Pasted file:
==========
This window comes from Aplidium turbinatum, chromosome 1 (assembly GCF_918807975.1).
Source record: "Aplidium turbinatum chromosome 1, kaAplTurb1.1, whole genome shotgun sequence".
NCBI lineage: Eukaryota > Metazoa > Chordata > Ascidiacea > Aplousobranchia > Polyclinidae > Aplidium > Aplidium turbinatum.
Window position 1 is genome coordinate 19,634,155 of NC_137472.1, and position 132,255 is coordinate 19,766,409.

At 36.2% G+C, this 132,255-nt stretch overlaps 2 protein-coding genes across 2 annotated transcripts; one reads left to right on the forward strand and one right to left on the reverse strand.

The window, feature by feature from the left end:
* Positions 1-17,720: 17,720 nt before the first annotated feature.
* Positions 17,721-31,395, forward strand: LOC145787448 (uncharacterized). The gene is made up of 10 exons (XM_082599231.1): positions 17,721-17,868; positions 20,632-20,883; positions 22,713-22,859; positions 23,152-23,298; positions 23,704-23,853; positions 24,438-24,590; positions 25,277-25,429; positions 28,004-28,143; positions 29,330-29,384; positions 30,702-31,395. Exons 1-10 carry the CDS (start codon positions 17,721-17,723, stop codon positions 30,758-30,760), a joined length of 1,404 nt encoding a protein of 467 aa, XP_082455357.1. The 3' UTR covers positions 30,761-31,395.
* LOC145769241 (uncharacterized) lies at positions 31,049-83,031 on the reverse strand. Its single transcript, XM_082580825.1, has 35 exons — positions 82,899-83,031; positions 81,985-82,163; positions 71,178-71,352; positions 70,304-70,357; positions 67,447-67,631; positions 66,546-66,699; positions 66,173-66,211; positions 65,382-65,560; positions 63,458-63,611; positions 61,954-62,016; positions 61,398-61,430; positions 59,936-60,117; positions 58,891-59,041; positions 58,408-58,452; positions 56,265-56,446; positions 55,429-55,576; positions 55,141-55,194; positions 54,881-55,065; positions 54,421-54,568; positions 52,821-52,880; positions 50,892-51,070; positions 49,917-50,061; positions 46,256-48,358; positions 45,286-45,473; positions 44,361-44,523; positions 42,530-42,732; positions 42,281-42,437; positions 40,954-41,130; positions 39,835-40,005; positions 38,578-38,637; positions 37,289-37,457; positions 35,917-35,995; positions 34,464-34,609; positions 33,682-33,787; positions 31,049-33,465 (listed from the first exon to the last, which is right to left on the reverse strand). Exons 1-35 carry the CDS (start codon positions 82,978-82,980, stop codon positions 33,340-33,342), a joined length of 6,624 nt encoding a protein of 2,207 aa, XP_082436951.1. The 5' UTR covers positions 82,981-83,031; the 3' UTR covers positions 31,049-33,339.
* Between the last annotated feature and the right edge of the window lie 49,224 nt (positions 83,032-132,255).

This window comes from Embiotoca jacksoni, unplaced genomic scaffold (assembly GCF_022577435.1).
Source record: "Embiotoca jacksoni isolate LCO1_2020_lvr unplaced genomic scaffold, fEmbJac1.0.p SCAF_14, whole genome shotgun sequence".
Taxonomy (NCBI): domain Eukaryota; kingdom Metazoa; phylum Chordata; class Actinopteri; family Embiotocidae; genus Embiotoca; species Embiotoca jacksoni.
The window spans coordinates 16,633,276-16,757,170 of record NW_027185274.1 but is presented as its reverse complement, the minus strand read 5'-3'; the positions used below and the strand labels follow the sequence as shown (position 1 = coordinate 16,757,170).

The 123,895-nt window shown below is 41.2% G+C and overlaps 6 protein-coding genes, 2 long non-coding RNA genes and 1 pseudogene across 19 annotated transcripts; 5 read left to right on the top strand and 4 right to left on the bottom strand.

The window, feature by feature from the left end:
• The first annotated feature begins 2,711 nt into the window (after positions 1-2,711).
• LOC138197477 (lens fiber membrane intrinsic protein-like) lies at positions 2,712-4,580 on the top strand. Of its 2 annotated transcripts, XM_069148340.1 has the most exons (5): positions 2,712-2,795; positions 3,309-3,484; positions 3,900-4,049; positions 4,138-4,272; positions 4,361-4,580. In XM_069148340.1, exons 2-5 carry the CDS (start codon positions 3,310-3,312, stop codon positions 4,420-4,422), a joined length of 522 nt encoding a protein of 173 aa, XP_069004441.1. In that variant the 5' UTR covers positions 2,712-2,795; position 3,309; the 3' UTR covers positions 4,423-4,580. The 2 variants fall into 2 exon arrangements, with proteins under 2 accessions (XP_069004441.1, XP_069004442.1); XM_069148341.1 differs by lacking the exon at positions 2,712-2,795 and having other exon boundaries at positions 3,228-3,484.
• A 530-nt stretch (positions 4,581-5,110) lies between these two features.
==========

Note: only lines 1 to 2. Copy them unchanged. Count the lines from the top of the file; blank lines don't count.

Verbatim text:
This window comes from Aplidium turbinatum, chromosome 1 (assembly GCF_918807975.1).
Source record: "Aplidium turbinatum chromosome 1, kaAplTurb1.1, whole genome shotgun sequence".